On April 4, 1953, a few months before its dissolution, the Wilopo Cabinet ratified Law No. 7 of 1953 on elections to choose members of the People’s Representative Council and the Constituent Assembly. This marked the beginning of an intense political campaign that unfolded across Indonesia. In this article, we delve into the dynamics of the 1955 elections, exploring the strategies employed by major political parties such as the National Party of Indonesia (PNI), Masyumi, Nahdlatul Ulama (NU), and the Indonesian Communist Party (PKI).
As Herbert Feith noted in “Election Indonesia of 1955” (1971), the campaign witnessed an ideological battle, with political parties vigorously promoting their platforms to address the nation’s tumultuous issues. PNI and Masyumi engaged in fierce competition from the start, fueled by Sukarno’s speech in January 1953, where he warned against the formation of an Islamic state, leading PKI to join the attack on Masyumi.
Masyumi responded by forming the “Anti-Communist Front,” with Isa Anshary delivering fiery speeches condemning non-Muslim political leaders as hypocrites and infidels. The ideological clash extended to NU and Masyumi’s competition at the village level, where promises of paradise and hell were used to garner support.
As the election campaign progressed, urban and rural landscapes were inundated with campaign materials such as billboards, pamphlets, flags, and posters. Parties recruited new members directly, and public gatherings, religious holidays, and cultural events were leveraged to rally mass support.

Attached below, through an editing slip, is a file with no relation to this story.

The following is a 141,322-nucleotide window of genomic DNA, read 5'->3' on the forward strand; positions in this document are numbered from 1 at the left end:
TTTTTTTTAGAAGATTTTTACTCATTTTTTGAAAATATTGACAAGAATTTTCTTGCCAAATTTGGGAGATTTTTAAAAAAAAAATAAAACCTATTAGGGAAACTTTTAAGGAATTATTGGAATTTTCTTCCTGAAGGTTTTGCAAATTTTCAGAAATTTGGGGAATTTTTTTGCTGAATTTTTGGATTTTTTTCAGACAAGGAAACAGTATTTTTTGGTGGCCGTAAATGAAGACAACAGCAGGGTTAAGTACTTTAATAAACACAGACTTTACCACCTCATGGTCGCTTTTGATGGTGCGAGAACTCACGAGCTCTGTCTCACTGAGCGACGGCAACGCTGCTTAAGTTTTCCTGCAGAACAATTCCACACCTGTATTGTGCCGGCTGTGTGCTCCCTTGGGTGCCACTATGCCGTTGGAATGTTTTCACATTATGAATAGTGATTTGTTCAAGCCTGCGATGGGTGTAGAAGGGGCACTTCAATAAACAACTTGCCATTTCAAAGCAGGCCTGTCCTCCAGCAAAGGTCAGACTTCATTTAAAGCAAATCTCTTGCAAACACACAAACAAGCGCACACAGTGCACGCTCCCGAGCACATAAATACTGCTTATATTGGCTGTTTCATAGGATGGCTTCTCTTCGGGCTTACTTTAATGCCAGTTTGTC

Masyumi gained recognition for frequently organizing film screenings during its campaigns, adding a modern touch to its Islamic image. Meanwhile, PNI utilized traditional Betawi arts like Lenong and Ondel-Ondel in Jakarta to connect with the local population.
In Semarang, PNI’s use of night patrols (“ronda malam”) to remind people to vote for the party showcased innovative campaign strategies. The Communist Party (PKI) organized art shows and popular festivals while leveraging underdeveloped organizations for community development programs.
The absence of specific regulations on campaign duration allowed the fervor to continue until the day before the vote. However, concerns about security, particularly related to the DI/TII movement, led to restrictions in certain regions starting from September 25 to September 29.
Despite the lack of precise data on campaign expenditures, political parties generally relied on membership dues and contributions from sympathetic donors. PNI, having the highest vote share, spent significant campaign funds, aided by corruption within the Ali Sastroamidjojo cabinet.
PKI, despite limited clarity on its funding sources, was believed to have spent at least 200 million rupiahs during the 1955 and 1957 campaigns. Speculations arose about external funding from Chinese entrepreneurs and communist governments abroad.
The 1955 elections in Indonesia were marked by intense ideological battles, innovative campaign strategies, and varying financial landscapes for political parties. The aftermath revealed the importance of both social and financial resources in determining electoral success, with larger parties benefiting from diverse funding streams and strategic alliances.